Greenhouse Indicator extended to Queensland
- 15 September 2008
The °Climate Group has expanded its weekly Greenhouse Indicator to the Australian State of Queensland. The Weekly Greenhouse Indicator was first launched in Victoria in January 2007, followed with one for New South Wales. It provides real-time information on the greenhouse gas emissions produced from coal-fired electricity, natural gas-fired electricity and petroleum every week.
Queensland's Greenhouse Indicator accounts for about 75 per cent of the State's total energy emissions and 50 per cent of its total greenhouse gas emissions. Remaining emissions come from agriculture, land use, waste, industrial processes, electricity generated on-site by industry and fugitive emissions from coal mining. Greenhouse gas emissions in Queensland not included by the Indicator are estimated to be on average 1.6 million tonnes per week.
Queensland's Sustainability Minister Andrew McNamara welcomed the introduction of the Greenhouse Indicator. "It's a simple format that puts climate change front of mind, where it must be. More importantly, it's a constant reminder to every one of us that we can make a difference."
The °Climate Group's Australian Director, Rupert Posner, said the initiative was designed to assist people in understanding the issue and to help track greenhouse gas emissions.
"Each and every week we release greenhouse gas emissions into the atmosphere but because they can't be seen it is difficult to understand how much is being produced.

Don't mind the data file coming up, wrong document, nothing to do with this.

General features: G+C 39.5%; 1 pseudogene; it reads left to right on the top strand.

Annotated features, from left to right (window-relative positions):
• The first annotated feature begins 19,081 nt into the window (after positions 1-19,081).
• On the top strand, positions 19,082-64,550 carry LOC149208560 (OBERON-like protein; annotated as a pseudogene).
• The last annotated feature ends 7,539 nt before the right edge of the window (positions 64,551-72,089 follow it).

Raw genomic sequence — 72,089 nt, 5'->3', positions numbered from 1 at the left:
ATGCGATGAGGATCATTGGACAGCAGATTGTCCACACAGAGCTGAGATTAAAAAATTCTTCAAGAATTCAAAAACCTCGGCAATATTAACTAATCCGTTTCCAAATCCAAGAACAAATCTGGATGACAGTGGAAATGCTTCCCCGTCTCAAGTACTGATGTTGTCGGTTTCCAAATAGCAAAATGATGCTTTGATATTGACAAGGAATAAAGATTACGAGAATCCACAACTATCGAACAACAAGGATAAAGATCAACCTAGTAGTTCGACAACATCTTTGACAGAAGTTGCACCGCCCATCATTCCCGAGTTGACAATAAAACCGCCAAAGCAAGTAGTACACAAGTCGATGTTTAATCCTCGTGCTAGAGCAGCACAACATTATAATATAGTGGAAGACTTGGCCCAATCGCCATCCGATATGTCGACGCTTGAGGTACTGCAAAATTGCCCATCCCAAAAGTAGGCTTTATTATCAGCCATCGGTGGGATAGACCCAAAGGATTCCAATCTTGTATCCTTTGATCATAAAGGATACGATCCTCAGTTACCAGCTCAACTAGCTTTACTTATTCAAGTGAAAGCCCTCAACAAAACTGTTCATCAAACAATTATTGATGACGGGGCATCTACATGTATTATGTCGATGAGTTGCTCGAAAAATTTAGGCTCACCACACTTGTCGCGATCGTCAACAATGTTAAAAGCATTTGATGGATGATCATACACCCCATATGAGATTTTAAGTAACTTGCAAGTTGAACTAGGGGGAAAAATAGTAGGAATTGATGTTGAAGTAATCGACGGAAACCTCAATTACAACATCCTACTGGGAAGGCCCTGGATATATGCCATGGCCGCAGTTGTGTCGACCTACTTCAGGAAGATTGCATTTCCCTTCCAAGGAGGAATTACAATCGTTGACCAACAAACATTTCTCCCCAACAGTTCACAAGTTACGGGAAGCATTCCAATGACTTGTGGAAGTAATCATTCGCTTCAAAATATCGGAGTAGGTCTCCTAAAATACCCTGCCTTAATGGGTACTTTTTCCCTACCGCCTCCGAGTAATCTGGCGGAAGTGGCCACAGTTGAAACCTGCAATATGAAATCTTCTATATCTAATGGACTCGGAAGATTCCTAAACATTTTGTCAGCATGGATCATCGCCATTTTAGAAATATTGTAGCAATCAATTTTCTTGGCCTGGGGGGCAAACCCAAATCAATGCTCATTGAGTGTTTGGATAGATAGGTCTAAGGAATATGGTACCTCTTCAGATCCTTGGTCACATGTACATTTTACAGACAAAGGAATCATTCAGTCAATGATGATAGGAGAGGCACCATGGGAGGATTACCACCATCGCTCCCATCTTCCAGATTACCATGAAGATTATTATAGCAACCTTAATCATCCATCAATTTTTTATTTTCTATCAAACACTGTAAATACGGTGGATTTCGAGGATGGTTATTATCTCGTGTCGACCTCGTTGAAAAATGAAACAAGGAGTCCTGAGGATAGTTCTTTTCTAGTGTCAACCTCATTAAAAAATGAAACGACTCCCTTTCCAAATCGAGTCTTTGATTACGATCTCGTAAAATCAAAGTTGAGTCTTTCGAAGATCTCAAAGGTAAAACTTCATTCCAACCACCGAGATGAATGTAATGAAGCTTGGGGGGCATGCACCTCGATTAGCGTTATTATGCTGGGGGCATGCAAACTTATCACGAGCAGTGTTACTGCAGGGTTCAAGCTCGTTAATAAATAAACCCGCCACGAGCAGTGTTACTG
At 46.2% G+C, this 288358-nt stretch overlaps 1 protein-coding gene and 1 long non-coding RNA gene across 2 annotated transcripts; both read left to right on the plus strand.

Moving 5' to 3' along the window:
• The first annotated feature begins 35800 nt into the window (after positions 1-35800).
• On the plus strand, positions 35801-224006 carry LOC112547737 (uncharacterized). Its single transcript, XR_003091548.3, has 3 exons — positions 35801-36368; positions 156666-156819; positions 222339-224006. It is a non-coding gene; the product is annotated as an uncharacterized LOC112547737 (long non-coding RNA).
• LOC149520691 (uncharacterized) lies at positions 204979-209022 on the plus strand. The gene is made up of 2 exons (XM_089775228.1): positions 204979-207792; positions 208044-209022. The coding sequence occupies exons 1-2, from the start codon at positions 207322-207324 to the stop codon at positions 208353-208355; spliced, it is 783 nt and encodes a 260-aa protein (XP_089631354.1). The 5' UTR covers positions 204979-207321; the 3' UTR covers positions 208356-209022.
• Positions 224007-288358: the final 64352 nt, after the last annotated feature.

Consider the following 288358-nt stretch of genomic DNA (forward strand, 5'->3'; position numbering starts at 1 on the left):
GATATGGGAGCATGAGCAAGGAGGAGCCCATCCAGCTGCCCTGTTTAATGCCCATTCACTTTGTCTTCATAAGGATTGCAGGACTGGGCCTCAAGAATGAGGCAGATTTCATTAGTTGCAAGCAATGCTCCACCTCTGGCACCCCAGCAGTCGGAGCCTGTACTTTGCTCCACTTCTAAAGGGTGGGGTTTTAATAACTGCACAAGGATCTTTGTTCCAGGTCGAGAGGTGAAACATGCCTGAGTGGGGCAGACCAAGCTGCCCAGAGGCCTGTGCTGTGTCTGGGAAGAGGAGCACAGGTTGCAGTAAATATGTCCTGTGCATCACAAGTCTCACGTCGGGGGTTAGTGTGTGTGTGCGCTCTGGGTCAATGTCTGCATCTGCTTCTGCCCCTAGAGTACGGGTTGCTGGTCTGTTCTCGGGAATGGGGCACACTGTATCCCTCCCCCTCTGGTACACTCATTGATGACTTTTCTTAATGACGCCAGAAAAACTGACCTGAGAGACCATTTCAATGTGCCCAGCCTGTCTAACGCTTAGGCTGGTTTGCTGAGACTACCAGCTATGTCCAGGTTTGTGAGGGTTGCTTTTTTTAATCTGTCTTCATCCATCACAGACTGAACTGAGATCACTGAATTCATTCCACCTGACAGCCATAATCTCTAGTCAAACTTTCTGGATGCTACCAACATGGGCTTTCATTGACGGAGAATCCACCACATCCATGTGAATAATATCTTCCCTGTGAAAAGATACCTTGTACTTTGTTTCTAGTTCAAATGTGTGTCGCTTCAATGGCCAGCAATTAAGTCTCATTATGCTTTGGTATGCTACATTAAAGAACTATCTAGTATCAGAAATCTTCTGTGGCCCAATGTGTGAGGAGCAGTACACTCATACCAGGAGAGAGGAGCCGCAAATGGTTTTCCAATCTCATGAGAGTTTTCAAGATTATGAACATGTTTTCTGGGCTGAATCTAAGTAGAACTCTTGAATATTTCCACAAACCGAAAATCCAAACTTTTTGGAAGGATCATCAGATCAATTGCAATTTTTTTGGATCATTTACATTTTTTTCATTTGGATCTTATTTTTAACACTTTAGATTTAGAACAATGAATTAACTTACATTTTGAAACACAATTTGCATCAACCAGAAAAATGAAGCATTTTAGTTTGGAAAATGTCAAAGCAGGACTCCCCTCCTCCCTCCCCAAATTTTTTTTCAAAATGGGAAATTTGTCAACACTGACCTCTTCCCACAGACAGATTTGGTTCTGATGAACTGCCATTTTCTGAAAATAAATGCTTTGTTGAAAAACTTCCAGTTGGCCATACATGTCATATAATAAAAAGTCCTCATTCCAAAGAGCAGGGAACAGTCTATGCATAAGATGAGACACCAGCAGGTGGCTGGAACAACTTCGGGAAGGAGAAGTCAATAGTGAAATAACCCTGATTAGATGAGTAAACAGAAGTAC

"This initiative puts a figure on what is happening and enables everyone to follow how much we are emitting each week," he said.
"The people of Queensland can then make decisions about their energy use that will immediately decrease the weekly figure, like buying green electricity or using less energy at home and work.
"Here in Australia, as in other countries, the Australian Government releases an annual report. But that comes out a couple of years after the emissions. This information, while comprehensive and critical for policy planning and scientific assessment, is too slow for us to respond to in the manner that is necessary to tackle this problem."
The °Climate Group would like to thank the Purves Environmental Fund for providing funding to enable this project to occur.
To receive weekly updates or learn more about the Indicator visit: www.theclimategroup.org/indicator.